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"A Reexamination of Nonsubstantive Unconscionability," 63 Virginia Law Review 1053 (1977)


The doctrine of unconscionability, which a court may invoke to invalidate a contract, has a nonsubstantive and a substantive branch. Nonsubstantive unconscionability arises when certain factors, such as a lack of commercial sophistication, apparently prevent a contracting party from exercising his freedom to choose the terms of an agreement. Substantive unconscionability arises when a contract yields a result that affects a contracting party too harshly or that affects a noncontracting party adversely. Such contracts may include an agreement containing a disclaimer of warranties or an assignment of wages. These two branches of unconscionability hereinafter are labeled "nonsubstantive" factors or objections and "substantive" factors or objections, respectively.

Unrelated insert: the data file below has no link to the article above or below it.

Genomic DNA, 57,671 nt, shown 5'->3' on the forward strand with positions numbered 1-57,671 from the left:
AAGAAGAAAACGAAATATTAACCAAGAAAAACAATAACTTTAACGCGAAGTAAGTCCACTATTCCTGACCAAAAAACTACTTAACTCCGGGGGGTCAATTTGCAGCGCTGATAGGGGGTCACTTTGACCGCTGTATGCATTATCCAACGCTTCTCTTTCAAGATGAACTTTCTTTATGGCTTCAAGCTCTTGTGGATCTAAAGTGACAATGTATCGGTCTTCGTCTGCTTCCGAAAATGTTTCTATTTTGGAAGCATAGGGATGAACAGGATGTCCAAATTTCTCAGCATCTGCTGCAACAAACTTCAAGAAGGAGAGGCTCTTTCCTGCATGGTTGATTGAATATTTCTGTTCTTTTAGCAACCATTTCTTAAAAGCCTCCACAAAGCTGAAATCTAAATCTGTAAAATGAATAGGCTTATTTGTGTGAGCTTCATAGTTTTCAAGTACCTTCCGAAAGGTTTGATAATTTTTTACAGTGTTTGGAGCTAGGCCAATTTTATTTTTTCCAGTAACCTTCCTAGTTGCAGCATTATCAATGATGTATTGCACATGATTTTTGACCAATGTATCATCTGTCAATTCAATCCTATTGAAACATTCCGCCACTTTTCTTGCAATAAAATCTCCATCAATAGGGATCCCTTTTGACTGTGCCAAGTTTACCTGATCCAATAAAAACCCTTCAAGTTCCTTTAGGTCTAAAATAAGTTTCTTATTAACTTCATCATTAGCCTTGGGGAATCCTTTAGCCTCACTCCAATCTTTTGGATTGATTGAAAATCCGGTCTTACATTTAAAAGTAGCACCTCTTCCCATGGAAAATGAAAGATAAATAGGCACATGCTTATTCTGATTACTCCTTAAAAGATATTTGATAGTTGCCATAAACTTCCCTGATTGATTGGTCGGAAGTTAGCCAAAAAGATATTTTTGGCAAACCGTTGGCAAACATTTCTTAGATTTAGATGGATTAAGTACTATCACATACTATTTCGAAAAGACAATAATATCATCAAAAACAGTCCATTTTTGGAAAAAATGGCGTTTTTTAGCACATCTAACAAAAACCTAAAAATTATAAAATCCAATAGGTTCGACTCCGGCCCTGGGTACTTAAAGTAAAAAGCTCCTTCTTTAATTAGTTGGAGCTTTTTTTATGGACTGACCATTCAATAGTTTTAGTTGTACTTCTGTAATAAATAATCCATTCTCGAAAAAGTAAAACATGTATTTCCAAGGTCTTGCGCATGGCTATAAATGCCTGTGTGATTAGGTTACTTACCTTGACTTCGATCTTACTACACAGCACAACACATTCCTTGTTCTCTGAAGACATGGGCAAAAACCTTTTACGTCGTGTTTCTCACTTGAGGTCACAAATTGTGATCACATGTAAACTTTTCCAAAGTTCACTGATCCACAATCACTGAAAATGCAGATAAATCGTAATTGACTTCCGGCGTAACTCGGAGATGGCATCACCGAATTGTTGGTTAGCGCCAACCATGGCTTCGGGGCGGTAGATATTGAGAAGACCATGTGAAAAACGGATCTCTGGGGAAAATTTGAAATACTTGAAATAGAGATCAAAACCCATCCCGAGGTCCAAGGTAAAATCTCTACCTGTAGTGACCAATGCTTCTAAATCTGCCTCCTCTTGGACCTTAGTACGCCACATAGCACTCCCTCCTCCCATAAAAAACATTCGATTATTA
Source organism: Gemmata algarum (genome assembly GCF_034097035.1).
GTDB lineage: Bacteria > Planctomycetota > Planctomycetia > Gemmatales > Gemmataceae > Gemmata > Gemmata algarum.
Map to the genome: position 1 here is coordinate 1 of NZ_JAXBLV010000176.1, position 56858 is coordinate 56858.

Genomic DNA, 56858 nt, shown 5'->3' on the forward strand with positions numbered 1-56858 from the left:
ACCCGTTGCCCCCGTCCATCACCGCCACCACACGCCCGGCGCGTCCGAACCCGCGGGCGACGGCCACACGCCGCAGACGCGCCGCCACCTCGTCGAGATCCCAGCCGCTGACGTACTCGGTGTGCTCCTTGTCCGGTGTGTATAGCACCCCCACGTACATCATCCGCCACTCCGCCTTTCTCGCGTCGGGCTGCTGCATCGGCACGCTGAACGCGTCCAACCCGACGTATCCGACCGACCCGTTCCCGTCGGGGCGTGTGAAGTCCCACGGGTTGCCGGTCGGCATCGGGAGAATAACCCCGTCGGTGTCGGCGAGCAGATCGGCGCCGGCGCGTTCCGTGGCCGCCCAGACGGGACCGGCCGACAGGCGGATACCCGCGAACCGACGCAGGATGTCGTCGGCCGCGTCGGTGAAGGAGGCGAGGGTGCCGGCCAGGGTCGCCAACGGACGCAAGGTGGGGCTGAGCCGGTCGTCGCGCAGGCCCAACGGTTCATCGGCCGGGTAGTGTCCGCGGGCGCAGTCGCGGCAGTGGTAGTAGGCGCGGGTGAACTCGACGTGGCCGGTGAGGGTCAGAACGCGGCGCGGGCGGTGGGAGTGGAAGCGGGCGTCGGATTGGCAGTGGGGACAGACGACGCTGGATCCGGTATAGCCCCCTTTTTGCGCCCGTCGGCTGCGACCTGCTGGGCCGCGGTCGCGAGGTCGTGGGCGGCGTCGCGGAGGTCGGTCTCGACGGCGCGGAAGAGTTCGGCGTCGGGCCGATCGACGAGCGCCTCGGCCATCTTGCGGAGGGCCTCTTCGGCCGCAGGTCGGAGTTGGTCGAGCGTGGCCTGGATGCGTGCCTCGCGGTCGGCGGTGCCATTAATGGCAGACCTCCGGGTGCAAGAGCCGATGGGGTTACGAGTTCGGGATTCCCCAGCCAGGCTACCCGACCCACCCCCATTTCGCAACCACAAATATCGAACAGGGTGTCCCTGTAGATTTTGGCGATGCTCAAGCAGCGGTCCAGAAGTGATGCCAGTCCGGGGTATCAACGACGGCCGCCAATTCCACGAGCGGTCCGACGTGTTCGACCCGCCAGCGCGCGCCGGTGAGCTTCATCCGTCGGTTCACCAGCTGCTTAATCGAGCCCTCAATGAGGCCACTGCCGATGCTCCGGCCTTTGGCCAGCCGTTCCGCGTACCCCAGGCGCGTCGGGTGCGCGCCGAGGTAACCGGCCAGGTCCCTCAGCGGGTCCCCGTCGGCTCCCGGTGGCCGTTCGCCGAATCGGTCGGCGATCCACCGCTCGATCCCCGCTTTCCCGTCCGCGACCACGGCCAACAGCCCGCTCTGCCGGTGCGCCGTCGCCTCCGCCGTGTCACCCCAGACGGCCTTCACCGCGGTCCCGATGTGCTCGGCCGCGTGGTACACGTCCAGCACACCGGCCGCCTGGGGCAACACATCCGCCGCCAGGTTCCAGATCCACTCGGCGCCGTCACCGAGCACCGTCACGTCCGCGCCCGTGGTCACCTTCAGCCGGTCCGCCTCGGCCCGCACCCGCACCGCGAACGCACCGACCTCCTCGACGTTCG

This article explores the nonsubstantive objections to the enforcement of a contract. These objections fall into four categories. The first category, poverty, involves those situations where a poor consumer, although he would prefer not to bear certain risks under a contract, can afford only with great difficulty an agreement that allocates these risks to the seller. The second category, market unresponsiveness, comprises two possible restrictions upon a contracting party's freedom of choice. First, a buyer accepting a standardized agreement may have to take terms that do not reflect his true preferences because the additional cost of particularizing the contract would exceed the additional benefit that he would derive from an individualized agreement. Second, a seller exercising monopoly power may offer a buyer fewer choices than would exist in a competitive market. The third category of nonsubstantive unconscionability, incompetency, addresses the problem of a buyer who may be too unsophisticated or too inept to make contracts that fully satisfy his preferences. The fourth category, lack of information, involves those situations where a contracting party lacks the information to make his preferences and purchases congruent, either because the information is unavailable or because the cost of finding and absorbing it exceeds, at the margin, the value of the information.

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